Although his home race in Toronto didn't go to plan, James Hinchcliffe still had a strong start to the week. On Monday, he did, in fact, make it onto his sponsor GoDaddy's homepage.
It's the latest success in the Canadian's career of excellent branding and marketing to go alongside with his driving ability, now showcased to the world his first two seasons in the IZOD IndyCar Series, first with Newman/Haas Racing and now this year with Andretti Autosport.
In no way is this a bad thing for IndyCar. Considering how easy it is to dwell on the negative, or find a cloud on an otherwise clear day for the series, the notoriety of "Hinch" is a continued positive for a series still struggling to regain mainstream traction and momentum on a regular basis.
It's only when we get to a quote from IndyCar CEO Randy Bernard during last Sunday morning's media availability that a caution flag to the potential Hinch marketing momentum comes up.
“We've got James Hinchcliffe here now, and he's an outstanding young guy,” he said. “He's the future of not only Canada, [but] IndyCar. He's the guy we want to build.”
Sorry, but I have to go Kanye right here in interrupting. Yes, the quote was said off the cuff in a media scrum. But the word “THE” rather than the word “A” is very telling.
With Hinchcliffe, IndyCar has a marketable star who's improved by leaps and bounds in his sophomore season, but someone who could be placed – rightly or wrongly – indirectly on the precipice of overexposure.
I now offer a fair word of warning about that word, as all involved need to look no further than Hinch's predecessor in the GoDaddy car for that – Danica Patrick.
From her rookie year in 2005 when she showed promise – primarily on the ovals and particularly at the Indianapolis 500 – the rise of Danica “the brand” grew dramatically, to the point where Danica “the racer” was often overlooked, or scorned because of it. Objectively, Danica as a racer in IndyCar was frequently midpack, occasionally brilliant, and consistently clean in terms of bringing her car to the finish – she ended her career with 50 straight finishes.
Her career grew by leaps and bounds – even though her only win was Motegi 2008 – but nonetheless, IndyCar made, in my view, the critical mistake of hitching all its eggs to Danica's basket. Everywhere you looked, Danica was the star. The one making the most appearances. The one who drew eyeballs. The one who, by her widespread presence, was then made into the most polarizing figure in the series. You love(d) or hate(d) her as a result.
And though I rarely saw it described as such, and though she did well in her media comments to not create any hate (save for when she threw her crew under the bus in qualifying at Indianapolis in 2010), I have to wonder if the pressure the series put on her to perform made it all the more difficult for her to do so.
For a five-year period, IndyCar aided Danica, the brand, as much as the racer, after her initial Indianapolis 500 in 2005 officially put her name on the map. In 2010, when it became apparent her brand had exceeded IndyCar, Patrick went a few months ahead of LeBron James in announcing she would be taking her talents to the beach – Daytona Beach instead of South Beach – on a part-time basis. That marked the beginning of the end and, inevitably, it became official that Patrick would be full-time in NASCAR starting this year.
The Danica as IndyCar's lone marketing centerpiece strategy is one that Danica and her team, in my view, played better than IndyCar did. Knowing full well IndyCar needed a star, Danica performed strongly enough to merit the attention, the coverage and the notoriety, and IndyCar, realizing it hadn't had a “mainstream” star since the split of 1996, was all too excited to hitch its horse to her wagon.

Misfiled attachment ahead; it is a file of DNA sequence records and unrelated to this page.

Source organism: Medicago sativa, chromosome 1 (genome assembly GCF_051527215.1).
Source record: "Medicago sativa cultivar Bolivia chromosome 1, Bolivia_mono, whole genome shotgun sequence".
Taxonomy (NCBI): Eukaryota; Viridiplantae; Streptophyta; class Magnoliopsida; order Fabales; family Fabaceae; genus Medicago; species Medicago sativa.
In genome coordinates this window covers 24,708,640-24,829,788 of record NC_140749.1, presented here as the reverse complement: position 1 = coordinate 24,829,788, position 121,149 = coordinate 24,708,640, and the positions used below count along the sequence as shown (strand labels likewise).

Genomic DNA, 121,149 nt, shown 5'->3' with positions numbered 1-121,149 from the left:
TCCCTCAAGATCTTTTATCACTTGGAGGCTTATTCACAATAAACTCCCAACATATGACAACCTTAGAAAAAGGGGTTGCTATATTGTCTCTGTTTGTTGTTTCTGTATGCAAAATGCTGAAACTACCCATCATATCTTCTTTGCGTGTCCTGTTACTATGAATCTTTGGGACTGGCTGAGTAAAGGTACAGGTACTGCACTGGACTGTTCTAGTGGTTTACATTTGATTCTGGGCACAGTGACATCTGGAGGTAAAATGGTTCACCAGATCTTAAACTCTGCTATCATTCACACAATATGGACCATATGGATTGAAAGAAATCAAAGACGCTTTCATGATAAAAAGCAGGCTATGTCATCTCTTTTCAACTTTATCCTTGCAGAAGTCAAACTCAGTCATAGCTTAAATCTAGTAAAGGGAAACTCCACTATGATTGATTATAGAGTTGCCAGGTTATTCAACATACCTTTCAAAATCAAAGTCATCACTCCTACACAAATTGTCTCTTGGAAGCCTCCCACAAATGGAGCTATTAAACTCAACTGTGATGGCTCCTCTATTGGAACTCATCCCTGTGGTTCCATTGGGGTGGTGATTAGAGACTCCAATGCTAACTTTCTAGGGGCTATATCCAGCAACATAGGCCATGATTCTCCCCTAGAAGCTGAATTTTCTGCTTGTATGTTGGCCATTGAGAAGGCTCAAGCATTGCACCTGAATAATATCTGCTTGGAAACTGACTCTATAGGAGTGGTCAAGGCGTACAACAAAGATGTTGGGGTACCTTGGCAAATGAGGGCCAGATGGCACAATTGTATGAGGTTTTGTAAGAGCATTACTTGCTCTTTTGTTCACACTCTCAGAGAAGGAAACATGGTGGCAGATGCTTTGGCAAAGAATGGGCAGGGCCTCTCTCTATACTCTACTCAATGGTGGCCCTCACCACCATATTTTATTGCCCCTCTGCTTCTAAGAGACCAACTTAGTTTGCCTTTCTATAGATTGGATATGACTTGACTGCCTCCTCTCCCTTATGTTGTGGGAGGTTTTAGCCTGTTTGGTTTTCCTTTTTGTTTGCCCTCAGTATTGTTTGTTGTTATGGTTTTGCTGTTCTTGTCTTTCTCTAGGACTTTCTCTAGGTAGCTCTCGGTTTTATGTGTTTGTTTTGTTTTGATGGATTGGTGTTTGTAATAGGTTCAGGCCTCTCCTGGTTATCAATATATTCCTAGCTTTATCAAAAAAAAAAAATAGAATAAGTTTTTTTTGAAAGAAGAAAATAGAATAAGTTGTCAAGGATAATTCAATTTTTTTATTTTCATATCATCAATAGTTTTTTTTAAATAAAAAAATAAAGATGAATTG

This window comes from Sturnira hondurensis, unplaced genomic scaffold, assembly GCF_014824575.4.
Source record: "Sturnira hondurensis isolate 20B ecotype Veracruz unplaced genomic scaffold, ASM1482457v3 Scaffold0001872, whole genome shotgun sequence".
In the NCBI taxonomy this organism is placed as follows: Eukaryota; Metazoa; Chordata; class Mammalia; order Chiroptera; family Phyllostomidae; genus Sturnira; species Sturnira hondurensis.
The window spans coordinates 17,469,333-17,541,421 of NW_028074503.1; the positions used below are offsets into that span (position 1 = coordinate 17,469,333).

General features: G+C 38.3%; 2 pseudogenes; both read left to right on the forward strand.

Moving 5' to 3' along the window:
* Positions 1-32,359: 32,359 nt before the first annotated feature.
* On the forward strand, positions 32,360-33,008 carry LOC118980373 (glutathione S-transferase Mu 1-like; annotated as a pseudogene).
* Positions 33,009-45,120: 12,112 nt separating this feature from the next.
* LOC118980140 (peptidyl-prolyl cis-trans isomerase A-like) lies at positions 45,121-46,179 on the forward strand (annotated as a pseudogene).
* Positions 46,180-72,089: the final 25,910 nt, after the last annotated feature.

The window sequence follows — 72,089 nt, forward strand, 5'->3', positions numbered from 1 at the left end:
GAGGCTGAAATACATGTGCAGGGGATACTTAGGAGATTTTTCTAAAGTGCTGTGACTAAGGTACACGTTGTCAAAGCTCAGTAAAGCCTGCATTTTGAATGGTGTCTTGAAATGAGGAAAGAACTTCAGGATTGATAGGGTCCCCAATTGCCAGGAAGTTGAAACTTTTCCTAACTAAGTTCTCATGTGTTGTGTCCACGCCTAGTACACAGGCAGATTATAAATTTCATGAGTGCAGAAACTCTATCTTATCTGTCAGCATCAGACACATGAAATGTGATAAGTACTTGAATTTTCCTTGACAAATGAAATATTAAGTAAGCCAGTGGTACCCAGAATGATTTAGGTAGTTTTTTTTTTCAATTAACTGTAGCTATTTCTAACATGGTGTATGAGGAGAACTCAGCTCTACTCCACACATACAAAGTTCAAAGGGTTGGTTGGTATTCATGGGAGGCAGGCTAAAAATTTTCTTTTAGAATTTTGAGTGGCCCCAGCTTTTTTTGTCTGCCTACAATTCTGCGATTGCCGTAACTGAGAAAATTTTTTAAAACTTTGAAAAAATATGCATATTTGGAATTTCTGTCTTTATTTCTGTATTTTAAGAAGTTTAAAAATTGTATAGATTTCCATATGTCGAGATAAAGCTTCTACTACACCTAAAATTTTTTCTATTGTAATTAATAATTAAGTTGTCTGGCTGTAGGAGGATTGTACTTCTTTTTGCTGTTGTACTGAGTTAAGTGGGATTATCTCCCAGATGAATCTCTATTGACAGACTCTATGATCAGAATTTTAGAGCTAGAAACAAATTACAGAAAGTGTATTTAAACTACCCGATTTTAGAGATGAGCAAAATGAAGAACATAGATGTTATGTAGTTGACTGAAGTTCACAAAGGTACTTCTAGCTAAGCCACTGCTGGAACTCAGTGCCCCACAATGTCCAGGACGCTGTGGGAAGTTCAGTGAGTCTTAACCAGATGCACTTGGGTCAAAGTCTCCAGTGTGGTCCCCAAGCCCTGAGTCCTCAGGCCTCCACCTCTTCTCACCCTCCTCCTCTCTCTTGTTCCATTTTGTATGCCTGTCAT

It cannot repeat that mistake.
The 2012 season – the first Danica-less season in IndyCar since 2004 – has also been one of the most parity-filled, and deeply competitive years, since the split. There have been six different winners and 15 different podium finishers. From one-to-26, there's realistically maybe two or three drivers you wouldn't consider “worthy” or “deserving” of a seat this year, and even they've had their occasional, if sporadic, flashes of brilliance.
The ratings this year haven't gone up by much, but they have gone up. The first Danica-less 500 attracted a greater rating than her last one.
And it is at this point that IndyCar needs to be ahead of the negativity, the political BS, owner(s)-versus-CEO drama, engine wars, and realize what it has had all season is a mostly damn good on-track product that could have been promoted ahead of it.
What it needs to do, is ensure the focus and storylines revolve around the fact Dario Franchitti is likely to be dethroned as champion after a reign of three consecutive years. It has veterans Will Power and Scott Dixon, whose dry wit could be perceived and appreciated so much better than it is – and they're damn good racers who would be closer to the points lead this year if it wasn't for surprise pitfalls that have struck them more frequently than others at inopportune moments.
It has, collectively, the best crop of American drivers since the split. Leading the charge is Hinchcliffe's Andretti Autosport teammate, the American three-peat winner in Ryan Hunter-Reay. He has been long overdue for this momentum and finally contending for a title after a career spent bouncing around between opportunities.
Beyond his driving, Hunter-Reay's water sports, deep sea fishing, love of dogs and efforts to raise awareness for cancer research with Racing For Cancer are all great storylines that can be fleshed out. Now he has the stability and results to go with his off-track interests and initiatives.